Using NVCA Model Documents in Cannabis Industry Financings
By Charles Alovisetti
Jul 29, 2020
Since 2014, the National Venture Capital Association (NVCA) has provided a free set of model legal documents that can be used in venture capital financings. These documents can save time and reduce associated costs, but not all Series A or subsequent financings use the NVCA forms. Some firms and investors still prefer to use their propriety forms because they feel compromises had to be made in order to get a group to approve the NVCA form agreements.
Though there are clear advantages to using these forms—lawyers are familiar with them and using them as a base can reduce the time and cost needed to close a financing—they do present some challenges. A common critique of the NVCA forms is that the documents were drafted by a committee and therefore contain faults common to products designed by a group. Additionally, no model documents currently exist for LLCs raising capital. However, in many cannabis financings, parties will often agree to use the model NVCA documents.
Another challenge of working with the NVCA forms is that terms that might otherwise all be contained in the same document are spread out over a set of documents. When a financing has a shareholder’s agreement, or in the case of an LLC, an operating agreement, all the terms are in one place. Because the NVCA spreads these provisions out amongst a series of documents, it can be helpful to understand where the provisions are in the suite of forms.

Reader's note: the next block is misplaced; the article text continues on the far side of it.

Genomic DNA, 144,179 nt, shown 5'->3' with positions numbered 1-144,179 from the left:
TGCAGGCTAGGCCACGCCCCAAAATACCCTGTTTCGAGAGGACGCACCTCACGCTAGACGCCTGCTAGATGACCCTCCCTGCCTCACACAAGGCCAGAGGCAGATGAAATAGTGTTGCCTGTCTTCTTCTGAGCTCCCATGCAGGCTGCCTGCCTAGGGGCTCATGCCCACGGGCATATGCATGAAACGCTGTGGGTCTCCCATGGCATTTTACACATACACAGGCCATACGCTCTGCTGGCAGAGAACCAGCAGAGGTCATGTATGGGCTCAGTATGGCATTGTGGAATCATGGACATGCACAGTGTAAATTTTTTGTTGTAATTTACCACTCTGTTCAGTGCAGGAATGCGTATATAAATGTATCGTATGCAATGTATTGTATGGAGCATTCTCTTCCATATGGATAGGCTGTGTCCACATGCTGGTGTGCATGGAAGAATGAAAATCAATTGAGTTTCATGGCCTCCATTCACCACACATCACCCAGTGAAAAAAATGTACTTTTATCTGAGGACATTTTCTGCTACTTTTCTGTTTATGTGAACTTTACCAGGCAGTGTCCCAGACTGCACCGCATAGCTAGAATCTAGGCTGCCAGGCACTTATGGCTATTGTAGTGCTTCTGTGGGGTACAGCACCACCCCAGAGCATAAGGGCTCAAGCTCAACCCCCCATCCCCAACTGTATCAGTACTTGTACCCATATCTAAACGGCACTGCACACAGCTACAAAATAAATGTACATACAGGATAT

The NVCA provides a form sheet that aligns with their form documents. For convenience, the terms are grouped according to the relevant NVCA document (e.g., the term sheet has a section dedicated to the Investor Rights Agreement).
This agreement sets out the composition of the board and obligates the signatories to vote their shares to appoint the designated board members. It also contains the drag-along right.
Stock Purchase Agreement
This agreement sets out the terms of the actual sale of stock (e.g., the sale price of the shares and how many shares can be sold). It also will include the closing mechanics, such as if there will be closings after the initial closing. In addition, the bulk of the agreement consists of representations and warranties made by the company about its business and by the purchasers. Sometimes representations from the founders individually are included. These representations play a critical role in the diligence process and serve as an allocation of risk between the investors and the company.
Investor Rights Agreement
The Investor Rights Agreement covers a wide range of provisions. The most important are pre-emptive rights (i.e., the right to invest in subsequent financing of the company), registration rights (i.e., certain rights to force the company to register your stock for public sale with the SEC), and information rights (e.g., delivery of financial statements or the right to have someone observe board meetings).
Right of First Refusal and Co-Sale Agreement